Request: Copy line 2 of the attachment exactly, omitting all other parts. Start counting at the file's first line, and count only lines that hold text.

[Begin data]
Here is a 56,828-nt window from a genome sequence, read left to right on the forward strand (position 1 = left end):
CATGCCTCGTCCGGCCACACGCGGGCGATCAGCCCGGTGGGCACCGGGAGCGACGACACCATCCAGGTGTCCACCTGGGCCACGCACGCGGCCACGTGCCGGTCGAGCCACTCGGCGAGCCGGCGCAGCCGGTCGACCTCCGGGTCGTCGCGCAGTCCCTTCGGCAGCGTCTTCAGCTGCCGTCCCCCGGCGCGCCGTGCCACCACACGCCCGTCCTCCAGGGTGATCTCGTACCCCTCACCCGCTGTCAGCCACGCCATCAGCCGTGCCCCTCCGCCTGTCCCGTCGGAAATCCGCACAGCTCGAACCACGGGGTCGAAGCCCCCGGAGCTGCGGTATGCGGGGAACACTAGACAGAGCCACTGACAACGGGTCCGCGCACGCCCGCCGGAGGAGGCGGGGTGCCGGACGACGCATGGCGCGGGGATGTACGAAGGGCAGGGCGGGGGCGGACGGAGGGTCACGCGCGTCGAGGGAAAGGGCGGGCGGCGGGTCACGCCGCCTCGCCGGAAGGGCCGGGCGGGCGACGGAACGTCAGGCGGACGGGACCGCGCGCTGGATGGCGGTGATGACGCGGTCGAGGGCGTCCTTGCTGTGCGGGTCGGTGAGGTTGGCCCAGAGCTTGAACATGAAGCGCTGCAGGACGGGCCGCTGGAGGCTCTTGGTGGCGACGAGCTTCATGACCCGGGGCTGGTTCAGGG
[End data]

CATGCCTCGTCCGGCCACACGCGGGCGATCAGCCCGGTGGGCACCGGGAGCGACGACACCATCCAGGTGTCCACCTGGGCCACGCACGCGGCCACGTGCCGGTCGAGCCACTCGGCGAGCCGGCGCAGCCGGTCGACCTCCGGGTCGTCGCGCAGTCCCTTCGGCAGCGTCTTCAGCTGCCGTCCCCCGGCGCGCCGTGCCACCACACGCCCGTCCTCCAGGGTGATCTCGTACCCCTCACCCGCTGTCAGCCACGCCATCAGCCGTGCCCCTCCGCCTGTCCCGTCGGAAATCCGCACAGCTCGAACCACGGGGTCGAAGCCCCCGGAGCTGCGGTATGCGGGGAACACTAGACAGAGCCACTGACAACGGGTCCGCGCACGCCCGCCGGAGGAGGCGGGGTGCCGGACGACGCATGGCGCGGGGATGTACGAAGGGCAGGGCGGGGGCGGACGGAGGGTCACGCGCGTCGAGGGAAAGGGCGGGCGGCGGGTCACGCCGCCTCGCCGGAAGGGCCGGGCGGGCGACGGAACGTCAGGCGGACGGGACCGCGCGCTGGATGGCGGTGATGACGCGGTCGAGGGCGTCCTTGCTGTGCGGGTCGGTGAGGTTGGCCCAGAGCTTGAACATGAAGCGCTGCAGGACGGGCCGCTGGAGGCTCTTGGTGGCGACGAGCTTCATGACCCGGGGCTGGTTCAGGG